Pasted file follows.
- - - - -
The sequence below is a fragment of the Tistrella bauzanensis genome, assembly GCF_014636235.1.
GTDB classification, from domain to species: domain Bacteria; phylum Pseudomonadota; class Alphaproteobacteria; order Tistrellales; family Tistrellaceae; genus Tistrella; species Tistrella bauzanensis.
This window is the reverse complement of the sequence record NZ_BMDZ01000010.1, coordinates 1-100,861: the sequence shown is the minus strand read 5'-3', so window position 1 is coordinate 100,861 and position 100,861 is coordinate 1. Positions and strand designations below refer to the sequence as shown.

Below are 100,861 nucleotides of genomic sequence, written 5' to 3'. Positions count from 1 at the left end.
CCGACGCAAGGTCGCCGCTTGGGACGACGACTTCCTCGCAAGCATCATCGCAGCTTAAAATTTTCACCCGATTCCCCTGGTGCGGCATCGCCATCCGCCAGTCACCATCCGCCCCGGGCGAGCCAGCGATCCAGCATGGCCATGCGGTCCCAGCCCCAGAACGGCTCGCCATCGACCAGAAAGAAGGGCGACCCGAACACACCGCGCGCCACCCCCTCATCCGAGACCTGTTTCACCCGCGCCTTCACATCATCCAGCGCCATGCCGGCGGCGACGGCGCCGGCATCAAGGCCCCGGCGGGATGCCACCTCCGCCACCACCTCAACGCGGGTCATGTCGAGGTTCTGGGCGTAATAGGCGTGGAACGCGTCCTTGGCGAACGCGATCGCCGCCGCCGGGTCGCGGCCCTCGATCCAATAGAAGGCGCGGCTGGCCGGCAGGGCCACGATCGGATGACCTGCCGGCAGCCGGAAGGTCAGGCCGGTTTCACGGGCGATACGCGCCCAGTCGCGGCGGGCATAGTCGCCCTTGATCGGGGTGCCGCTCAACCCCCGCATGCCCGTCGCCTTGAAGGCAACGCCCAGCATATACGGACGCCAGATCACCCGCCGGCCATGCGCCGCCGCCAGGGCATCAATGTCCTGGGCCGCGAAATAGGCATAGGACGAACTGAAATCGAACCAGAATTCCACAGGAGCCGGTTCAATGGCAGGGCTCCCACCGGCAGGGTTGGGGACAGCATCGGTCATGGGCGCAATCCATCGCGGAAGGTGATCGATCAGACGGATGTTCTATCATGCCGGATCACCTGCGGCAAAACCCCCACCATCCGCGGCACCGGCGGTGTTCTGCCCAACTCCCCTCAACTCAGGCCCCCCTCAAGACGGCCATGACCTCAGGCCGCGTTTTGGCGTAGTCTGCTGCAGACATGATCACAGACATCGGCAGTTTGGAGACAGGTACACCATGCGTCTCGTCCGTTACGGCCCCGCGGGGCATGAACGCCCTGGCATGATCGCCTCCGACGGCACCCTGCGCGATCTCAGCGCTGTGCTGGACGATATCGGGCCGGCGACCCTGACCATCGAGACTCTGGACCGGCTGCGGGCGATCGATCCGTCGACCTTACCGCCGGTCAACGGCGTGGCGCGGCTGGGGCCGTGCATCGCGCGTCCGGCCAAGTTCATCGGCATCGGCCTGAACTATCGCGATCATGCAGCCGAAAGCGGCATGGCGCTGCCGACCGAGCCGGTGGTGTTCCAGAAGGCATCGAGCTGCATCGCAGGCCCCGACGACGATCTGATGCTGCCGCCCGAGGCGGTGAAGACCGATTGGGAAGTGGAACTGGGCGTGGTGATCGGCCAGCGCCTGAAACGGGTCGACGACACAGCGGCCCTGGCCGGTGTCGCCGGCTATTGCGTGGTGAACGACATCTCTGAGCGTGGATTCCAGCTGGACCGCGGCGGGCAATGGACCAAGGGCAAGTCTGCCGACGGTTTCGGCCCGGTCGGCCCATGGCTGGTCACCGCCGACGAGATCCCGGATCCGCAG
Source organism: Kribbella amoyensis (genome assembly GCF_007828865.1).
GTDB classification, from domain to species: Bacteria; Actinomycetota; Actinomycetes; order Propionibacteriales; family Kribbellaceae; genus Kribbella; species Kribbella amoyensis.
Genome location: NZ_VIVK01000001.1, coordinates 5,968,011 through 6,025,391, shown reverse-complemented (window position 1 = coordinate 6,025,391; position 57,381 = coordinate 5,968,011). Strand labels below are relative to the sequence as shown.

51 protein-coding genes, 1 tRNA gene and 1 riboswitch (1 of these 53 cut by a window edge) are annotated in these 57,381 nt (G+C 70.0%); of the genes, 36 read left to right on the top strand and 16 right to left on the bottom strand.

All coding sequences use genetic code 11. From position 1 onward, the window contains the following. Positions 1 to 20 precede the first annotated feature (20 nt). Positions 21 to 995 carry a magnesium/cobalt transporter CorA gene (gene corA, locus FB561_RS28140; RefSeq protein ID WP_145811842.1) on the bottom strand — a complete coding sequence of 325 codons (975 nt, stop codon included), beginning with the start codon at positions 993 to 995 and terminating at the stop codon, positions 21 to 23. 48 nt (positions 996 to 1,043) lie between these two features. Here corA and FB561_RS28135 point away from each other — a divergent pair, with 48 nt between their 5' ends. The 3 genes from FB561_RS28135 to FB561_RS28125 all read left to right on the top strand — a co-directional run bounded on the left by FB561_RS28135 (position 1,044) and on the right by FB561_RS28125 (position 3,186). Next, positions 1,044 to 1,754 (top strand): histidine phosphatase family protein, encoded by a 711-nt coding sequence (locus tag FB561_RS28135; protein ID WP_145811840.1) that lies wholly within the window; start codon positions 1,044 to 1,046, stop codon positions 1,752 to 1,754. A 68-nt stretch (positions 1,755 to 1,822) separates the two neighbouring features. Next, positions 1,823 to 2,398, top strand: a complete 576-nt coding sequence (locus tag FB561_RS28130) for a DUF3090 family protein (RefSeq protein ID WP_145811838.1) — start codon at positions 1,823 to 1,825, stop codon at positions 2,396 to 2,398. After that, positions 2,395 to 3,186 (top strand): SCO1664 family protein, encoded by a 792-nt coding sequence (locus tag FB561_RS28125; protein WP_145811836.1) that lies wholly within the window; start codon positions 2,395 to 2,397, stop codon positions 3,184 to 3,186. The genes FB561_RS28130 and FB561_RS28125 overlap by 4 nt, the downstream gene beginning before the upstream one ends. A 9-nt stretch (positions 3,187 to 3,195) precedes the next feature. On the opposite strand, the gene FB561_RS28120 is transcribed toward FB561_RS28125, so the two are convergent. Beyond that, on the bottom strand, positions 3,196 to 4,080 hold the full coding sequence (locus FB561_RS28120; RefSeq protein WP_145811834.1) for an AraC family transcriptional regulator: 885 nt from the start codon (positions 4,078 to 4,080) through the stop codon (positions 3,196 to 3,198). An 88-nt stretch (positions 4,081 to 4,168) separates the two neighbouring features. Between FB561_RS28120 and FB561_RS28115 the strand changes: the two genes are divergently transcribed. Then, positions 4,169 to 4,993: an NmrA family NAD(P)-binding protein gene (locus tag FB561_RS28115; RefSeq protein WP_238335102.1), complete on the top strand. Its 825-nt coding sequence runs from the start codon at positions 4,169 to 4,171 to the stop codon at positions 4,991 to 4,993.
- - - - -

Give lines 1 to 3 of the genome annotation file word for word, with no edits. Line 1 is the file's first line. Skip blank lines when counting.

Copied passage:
The sequence below is a fragment of the Tistrella bauzanensis genome, assembly GCF_014636235.1.
GTDB classification, from domain to species: domain Bacteria; phylum Pseudomonadota; class Alphaproteobacteria; order Tistrellales; family Tistrellaceae; genus Tistrella; species Tistrella bauzanensis.
This window is the reverse complement of the sequence record NZ_BMDZ01000010.1, coordinates 1-100,861: the sequence shown is the minus strand read 5'-3', so window position 1 is coordinate 100,861 and position 100,861 is coordinate 1. Positions and strand designations below refer to the sequence as shown.